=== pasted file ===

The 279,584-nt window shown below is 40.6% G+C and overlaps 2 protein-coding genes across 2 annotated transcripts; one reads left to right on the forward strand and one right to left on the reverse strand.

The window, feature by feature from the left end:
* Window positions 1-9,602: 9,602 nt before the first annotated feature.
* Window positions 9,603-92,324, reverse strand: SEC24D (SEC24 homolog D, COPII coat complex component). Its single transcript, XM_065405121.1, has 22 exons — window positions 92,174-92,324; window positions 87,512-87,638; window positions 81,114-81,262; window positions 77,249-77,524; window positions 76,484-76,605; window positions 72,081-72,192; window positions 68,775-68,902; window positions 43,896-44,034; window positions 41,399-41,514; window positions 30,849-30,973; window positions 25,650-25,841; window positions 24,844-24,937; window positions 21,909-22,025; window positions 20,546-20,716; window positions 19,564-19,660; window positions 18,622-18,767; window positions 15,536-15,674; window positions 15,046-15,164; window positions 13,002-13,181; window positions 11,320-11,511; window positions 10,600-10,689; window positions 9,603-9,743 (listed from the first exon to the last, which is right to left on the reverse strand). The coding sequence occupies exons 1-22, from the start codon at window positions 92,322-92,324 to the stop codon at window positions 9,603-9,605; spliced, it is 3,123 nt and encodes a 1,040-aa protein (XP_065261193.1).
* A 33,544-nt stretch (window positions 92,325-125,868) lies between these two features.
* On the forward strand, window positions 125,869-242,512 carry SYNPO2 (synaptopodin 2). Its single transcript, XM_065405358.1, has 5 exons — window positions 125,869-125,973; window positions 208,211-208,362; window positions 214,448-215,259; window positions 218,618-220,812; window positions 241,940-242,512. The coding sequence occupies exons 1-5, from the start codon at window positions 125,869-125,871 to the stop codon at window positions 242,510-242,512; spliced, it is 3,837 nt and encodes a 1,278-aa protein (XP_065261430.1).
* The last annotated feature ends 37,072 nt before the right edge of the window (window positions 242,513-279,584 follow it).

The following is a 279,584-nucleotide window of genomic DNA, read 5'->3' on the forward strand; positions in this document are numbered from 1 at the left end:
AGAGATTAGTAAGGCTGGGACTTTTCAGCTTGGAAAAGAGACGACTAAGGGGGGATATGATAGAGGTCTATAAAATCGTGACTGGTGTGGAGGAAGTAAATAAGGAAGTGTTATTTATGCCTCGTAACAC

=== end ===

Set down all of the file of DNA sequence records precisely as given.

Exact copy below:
The 279,584-nt window shown below is 40.6% G+C and overlaps 2 protein-coding genes across 2 annotated transcripts; one reads left to right on the forward strand and one right to left on the reverse strand.

The window, feature by feature from the left end:
* Window positions 1-9,602: 9,602 nt before the first annotated feature.
* Window positions 9,603-92,324, reverse strand: SEC24D (SEC24 homolog D, COPII coat complex component). Its single transcript, XM_065405121.1, has 22 exons — window positions 92,174-92,324; window positions 87,512-87,638; window positions 81,114-81,262; window positions 77,249-77,524; window positions 76,484-76,605; window positions 72,081-72,192; window positions 68,775-68,902; window positions 43,896-44,034; window positions 41,399-41,514; window positions 30,849-30,973; window positions 25,650-25,841; window positions 24,844-24,937; window positions 21,909-22,025; window positions 20,546-20,716; window positions 19,564-19,660; window positions 18,622-18,767; window positions 15,536-15,674; window positions 15,046-15,164; window positions 13,002-13,181; window positions 11,320-11,511; window positions 10,600-10,689; window positions 9,603-9,743 (listed from the first exon to the last, which is right to left on the reverse strand). The coding sequence occupies exons 1-22, from the start codon at window positions 92,322-92,324 to the stop codon at window positions 9,603-9,605; spliced, it is 3,123 nt and encodes a 1,040-aa protein (XP_065261193.1).
* A 33,544-nt stretch (window positions 92,325-125,868) lies between these two features.
* On the forward strand, window positions 125,869-242,512 carry SYNPO2 (synaptopodin 2). Its single transcript, XM_065405358.1, has 5 exons — window positions 125,869-125,973; window positions 208,211-208,362; window positions 214,448-215,259; window positions 218,618-220,812; window positions 241,940-242,512. The coding sequence occupies exons 1-5, from the start codon at window positions 125,869-125,871 to the stop codon at window positions 242,510-242,512; spliced, it is 3,837 nt and encodes a 1,278-aa protein (XP_065261430.1).
* The last annotated feature ends 37,072 nt before the right edge of the window (window positions 242,513-279,584 follow it).

The following is a 279,584-nucleotide window of genomic DNA, read 5'->3' on the forward strand; positions in this document are numbered from 1 at the left end:
AGAGATTAGTAAGGCTGGGACTTTTCAGCTTGGAAAAGAGACGACTAAGGGGGGATATGATAGAGGTCTATAAAATCGTGACTGGTGTGGAGGAAGTAAATAAGGAAGTGTTATTTATGCCTCGTAACAC